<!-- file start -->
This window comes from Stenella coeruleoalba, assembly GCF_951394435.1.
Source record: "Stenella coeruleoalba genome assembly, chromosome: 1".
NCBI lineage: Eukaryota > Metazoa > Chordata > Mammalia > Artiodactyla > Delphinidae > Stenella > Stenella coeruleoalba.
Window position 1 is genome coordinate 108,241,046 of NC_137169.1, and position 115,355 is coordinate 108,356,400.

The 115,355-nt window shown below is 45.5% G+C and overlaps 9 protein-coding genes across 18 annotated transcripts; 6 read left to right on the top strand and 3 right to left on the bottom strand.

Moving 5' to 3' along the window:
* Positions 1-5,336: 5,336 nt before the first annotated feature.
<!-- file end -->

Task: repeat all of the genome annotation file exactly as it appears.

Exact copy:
This window comes from Stenella coeruleoalba, assembly GCF_951394435.1.
Source record: "Stenella coeruleoalba genome assembly, chromosome: 1".
NCBI lineage: Eukaryota > Metazoa > Chordata > Mammalia > Artiodactyla > Delphinidae > Stenella > Stenella coeruleoalba.
Window position 1 is genome coordinate 108,241,046 of NC_137169.1, and position 115,355 is coordinate 108,356,400.

The 115,355-nt window shown below is 45.5% G+C and overlaps 9 protein-coding genes across 18 annotated transcripts; 6 read left to right on the top strand and 3 right to left on the bottom strand.

Moving 5' to 3' along the window:
* Positions 1-5,336: 5,336 nt before the first annotated feature.